Along with language development, interculturality plays an integral part in the goal setting, self-assessment, and reflection process of LinguaFolio Jr.
Children ages two to seven are still constructing their self-identity, providing a unique opportunity to build awareness of one’s own culture and the culture of others. Children are keen observers of objects, actions, and attitudes, which educators will recognize as the products, practices, and perspectives of the national standards.
Preschoolers tend to process knowledge by repeating, imitating, or mimicking what they see and hear. Teachers can capitalize on this natural tendency by providing an environment of cultural authenticity as well as opportunities for interaction.
The educator’s role in helping students develop interculturality is key.
Help Students Establish a Sense of Self and Culture
Use what students are familiar with so that they can begin to identify elements of their own culture before they are asked to recognize elements of another. For example, when introducing the theme of family, allow students to first focuses first on their own families.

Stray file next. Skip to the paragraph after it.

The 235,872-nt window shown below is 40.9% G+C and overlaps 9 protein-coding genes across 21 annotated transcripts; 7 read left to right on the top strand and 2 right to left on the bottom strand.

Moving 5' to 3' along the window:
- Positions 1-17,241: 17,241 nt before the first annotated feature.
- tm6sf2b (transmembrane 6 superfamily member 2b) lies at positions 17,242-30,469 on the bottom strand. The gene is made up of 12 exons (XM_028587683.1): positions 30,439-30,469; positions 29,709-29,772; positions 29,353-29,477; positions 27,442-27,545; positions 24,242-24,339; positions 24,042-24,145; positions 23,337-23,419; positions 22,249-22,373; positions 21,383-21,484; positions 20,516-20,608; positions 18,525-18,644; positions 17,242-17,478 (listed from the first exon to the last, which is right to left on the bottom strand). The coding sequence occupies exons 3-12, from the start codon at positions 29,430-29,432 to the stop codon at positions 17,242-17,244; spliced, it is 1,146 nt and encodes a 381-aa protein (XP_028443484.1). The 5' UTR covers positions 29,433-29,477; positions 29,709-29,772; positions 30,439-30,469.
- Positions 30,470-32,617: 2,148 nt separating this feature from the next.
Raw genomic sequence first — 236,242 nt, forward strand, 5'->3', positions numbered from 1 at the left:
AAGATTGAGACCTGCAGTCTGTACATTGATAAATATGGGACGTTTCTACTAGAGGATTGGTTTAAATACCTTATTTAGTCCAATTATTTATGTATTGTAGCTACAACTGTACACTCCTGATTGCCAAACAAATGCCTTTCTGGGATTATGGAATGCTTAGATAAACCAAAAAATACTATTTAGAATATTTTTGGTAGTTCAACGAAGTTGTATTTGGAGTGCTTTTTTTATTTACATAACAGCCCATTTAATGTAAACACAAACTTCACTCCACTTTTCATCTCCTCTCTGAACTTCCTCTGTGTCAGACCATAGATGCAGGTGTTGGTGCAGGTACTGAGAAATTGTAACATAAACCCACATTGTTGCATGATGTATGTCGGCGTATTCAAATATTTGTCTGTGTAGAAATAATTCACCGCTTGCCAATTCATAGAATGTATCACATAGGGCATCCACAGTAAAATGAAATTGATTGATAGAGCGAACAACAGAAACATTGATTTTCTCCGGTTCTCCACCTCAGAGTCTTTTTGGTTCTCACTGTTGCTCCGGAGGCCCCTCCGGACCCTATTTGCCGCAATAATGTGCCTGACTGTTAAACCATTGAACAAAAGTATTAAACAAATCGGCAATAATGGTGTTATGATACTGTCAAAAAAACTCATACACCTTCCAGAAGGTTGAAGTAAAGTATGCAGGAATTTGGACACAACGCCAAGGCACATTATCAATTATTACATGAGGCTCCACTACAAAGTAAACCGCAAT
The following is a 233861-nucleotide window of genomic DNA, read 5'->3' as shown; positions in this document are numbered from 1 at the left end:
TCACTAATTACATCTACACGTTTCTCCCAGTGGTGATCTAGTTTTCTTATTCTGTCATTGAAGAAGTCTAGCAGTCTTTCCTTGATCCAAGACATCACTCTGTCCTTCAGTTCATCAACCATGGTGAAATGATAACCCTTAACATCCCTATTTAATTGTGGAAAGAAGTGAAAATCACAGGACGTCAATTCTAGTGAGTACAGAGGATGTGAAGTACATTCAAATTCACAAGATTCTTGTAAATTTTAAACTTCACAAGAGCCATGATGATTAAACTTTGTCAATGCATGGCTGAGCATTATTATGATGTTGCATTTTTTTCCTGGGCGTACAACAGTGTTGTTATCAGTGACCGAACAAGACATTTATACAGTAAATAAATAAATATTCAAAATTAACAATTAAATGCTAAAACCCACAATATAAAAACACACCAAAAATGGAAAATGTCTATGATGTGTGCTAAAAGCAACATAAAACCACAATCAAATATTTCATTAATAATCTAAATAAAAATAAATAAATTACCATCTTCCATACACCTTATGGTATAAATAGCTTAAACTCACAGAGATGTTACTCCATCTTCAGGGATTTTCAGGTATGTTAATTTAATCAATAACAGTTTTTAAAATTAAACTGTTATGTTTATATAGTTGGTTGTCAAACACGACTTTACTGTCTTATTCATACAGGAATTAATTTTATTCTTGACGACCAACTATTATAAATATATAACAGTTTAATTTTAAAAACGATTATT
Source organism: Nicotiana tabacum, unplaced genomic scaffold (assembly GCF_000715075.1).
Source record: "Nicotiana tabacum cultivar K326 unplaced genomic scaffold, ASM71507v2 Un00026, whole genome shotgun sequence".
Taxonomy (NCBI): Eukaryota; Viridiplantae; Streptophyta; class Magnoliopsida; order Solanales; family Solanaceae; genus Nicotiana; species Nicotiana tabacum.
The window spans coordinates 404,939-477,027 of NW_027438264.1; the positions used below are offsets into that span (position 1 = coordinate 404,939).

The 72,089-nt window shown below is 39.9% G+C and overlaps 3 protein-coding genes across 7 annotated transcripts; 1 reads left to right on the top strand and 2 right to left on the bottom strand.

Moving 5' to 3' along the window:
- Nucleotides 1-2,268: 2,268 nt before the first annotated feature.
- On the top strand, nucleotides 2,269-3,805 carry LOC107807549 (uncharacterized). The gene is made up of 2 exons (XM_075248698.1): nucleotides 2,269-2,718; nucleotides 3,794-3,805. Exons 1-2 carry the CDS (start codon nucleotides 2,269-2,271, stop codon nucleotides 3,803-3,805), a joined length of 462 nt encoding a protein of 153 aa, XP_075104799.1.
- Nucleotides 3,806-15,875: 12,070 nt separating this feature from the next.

Model, Rather Than Explain
Modeling enables students to infer meaning through the input of the target language and without the intrusive use of English. Young students notice more of what is done than what is said.
Strategically use the cultural practices and products associated with the target culture. For example, have students speak a traditional greeting each morning.
Establish a Safe Environment for Discovery and Inquiry
Focus students on noticing what is, not what is different, between their culture and the target language culture.
Encourage students to reflect by asking questions, but not requiring answers. These are moments when seeds of thought are planted in students’ minds that later allow them to understand perspectives.